On the Tube

The District Line: through the eyes of a child

Seasoned Londoners have been known to indulge in chit-chat regarding which Tube lines are the ‘best’, and which are ‘worst’. Personal experience obviously colours these opinions greatly.

Consistently I read/ hear that in such assessments, the Circle and District Lines rank bottom. Novices don’t understand them – the splintering ends of the District Line are too much to handle for those used to the single-branch simplicity of the Victoria Line or Jubilee Lines – and regular users are painfully aware that familiarity breeds contempt.

I’m a District Line commuter. It’s snail’s-pace slow. A zombie apocalypse could have swept West London in the time you’re waiting for the dreaded red signal approaching Earl’s Court to clear, safe yet irritated.

It’s not just speed that’s an issue. Personally I find the unpredictability of my morning and evening journeys more annoying than the actual time taken to get from A to B. There’s something to be said for a consistently slow journey – at least you can plan ahead. When the stars align i.e. I’m not waiting too long for a train at rush hour which is then too full to board, and I don’t get held at any red signals or delayed by “an earlier signal failure at X” (hear this over the station’s loudspeaker and maybe take the executive decision to work from home that day), my overall journey is pretty acceptable. This happens about 20% of the time. Average journey time probably stands at 50 minutes, to cover 8km. The average speed of a Tube train is 33km per hour, meaning that I’m owed a good chunk of my life back from TfL. Check me breaking out the pedantry, but too lazy to do the maths.

So I’ve prefaced my optimistic tale with a considerable whinge, but I feel it’s a necessary backdrop for understanding the anecdote.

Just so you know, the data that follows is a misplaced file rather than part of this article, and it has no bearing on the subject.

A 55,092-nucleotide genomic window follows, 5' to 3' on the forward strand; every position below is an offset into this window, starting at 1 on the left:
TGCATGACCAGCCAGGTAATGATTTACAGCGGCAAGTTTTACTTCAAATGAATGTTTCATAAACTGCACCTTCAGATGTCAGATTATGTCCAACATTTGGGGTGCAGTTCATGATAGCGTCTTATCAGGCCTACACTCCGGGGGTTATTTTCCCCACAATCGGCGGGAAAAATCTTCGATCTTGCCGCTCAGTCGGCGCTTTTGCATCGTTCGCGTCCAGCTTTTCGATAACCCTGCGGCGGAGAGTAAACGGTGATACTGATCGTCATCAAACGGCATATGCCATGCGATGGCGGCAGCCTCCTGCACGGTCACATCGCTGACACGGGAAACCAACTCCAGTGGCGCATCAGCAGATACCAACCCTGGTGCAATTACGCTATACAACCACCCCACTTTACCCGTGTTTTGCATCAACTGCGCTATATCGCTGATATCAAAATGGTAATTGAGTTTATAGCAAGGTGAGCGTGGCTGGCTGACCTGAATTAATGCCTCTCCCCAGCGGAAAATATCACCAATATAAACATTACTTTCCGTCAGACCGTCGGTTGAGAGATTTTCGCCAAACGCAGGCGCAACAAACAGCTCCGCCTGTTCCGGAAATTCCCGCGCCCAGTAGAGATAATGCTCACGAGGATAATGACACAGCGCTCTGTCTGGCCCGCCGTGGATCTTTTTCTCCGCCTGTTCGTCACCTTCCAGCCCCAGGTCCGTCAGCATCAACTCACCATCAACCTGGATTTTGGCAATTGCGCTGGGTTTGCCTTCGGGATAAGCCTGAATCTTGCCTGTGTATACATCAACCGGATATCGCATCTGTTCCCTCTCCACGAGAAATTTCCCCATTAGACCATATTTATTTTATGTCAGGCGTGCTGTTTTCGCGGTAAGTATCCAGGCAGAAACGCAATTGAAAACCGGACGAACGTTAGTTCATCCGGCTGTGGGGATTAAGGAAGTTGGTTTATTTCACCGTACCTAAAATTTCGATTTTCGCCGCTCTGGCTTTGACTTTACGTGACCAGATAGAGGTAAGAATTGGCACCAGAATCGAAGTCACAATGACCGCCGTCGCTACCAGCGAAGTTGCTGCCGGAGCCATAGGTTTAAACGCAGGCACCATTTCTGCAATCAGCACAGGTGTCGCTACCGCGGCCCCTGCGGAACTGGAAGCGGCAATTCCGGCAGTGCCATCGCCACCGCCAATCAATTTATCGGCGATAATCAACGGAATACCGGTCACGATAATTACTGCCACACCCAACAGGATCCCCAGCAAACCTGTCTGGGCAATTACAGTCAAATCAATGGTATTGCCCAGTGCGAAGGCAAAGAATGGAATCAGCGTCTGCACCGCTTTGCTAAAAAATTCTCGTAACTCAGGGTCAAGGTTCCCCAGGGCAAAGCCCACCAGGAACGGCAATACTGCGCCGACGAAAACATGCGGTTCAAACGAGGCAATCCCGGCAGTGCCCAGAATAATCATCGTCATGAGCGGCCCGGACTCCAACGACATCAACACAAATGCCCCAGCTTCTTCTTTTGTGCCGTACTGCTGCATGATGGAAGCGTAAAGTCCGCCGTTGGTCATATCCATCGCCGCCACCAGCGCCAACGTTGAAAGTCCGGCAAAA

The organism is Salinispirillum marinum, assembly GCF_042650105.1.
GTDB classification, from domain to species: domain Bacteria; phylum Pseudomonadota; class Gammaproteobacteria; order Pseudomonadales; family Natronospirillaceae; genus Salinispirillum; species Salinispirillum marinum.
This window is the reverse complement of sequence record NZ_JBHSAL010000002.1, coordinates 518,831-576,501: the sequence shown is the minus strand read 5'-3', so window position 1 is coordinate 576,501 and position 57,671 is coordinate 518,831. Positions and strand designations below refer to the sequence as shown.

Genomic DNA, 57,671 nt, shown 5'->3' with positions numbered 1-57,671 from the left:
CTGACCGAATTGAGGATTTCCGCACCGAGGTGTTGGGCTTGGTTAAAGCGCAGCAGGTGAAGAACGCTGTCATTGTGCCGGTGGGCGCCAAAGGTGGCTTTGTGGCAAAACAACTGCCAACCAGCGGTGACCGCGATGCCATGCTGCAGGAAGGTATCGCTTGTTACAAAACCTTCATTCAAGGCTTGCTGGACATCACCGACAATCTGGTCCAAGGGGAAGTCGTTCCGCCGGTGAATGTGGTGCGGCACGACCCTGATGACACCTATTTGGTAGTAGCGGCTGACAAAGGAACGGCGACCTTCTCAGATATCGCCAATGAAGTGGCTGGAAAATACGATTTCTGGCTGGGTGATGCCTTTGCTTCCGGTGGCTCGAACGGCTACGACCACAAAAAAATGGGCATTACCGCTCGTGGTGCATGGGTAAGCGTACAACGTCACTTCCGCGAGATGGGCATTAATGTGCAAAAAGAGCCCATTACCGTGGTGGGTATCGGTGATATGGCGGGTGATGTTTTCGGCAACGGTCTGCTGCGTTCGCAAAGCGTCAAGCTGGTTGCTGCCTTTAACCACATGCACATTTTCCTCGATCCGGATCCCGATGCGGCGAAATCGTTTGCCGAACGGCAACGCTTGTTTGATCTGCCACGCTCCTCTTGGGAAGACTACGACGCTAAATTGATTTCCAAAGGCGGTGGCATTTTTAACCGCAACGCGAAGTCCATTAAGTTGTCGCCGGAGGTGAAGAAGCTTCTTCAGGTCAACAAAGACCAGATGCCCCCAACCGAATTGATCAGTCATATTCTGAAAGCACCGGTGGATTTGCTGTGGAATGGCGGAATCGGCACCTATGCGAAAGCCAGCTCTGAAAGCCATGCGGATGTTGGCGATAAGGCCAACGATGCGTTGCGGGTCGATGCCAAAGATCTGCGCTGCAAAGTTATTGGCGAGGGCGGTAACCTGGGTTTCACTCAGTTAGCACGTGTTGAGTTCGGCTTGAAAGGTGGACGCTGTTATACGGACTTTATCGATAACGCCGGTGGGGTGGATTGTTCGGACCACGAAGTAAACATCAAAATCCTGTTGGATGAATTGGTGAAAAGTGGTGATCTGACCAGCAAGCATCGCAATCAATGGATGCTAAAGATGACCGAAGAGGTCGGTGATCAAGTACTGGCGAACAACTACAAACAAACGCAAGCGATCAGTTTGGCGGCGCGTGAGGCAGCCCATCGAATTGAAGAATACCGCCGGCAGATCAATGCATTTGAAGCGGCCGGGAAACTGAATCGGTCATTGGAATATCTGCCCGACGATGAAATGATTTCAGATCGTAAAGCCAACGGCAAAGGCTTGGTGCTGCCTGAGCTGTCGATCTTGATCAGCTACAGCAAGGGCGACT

A few days ago, a little kid on my train expressed a refreshing view of the District Line. Squinting at the map of the line, he exclaimed, “The District Line goes everywhere!”

Now, I get that this boy’s world is relatively small; when I was five; outside of home and school my world pretty much consisted of the Holy Trinity of Adventure World, McDonald’s and Bowman’s Farm – all within 8km.

Yet this prompted memories from when I first moved from North to South West London a few years ago, and discovered all the places threaded by the District Line: Richmond, Kew, Chiswick, Holland Park via High Street Kensington, Notting Hill, Edgware Road… the list goes on. Even as a lifetime Londoner, SW was hitherto a black hole to me.

Avoiding a hometown becoming staid means finding new pockets of intrigue, or even entirely new neighbourhoods. Moving to be closer to work enabled me to view London through a different lens; South West London is verdant, relatively tranquil and lacks hipster pretentiousness. Generally somewhere that offers head space away from the bustle of urban living.

“And I can see things!”

Much of the District Line is above ground, allowing for ample time to use phones and appreciate natural light. In this respect, it makes for quite a pleasant journey. The less time spent in deeply-burrowed tunnels collectively resembling a worm farm writ large, the better.

So in summary, the Distrct Line: not so bad when you’re not in any great hurry, when you fancy a bit of a wander someplace green, and when small children make astute observations.


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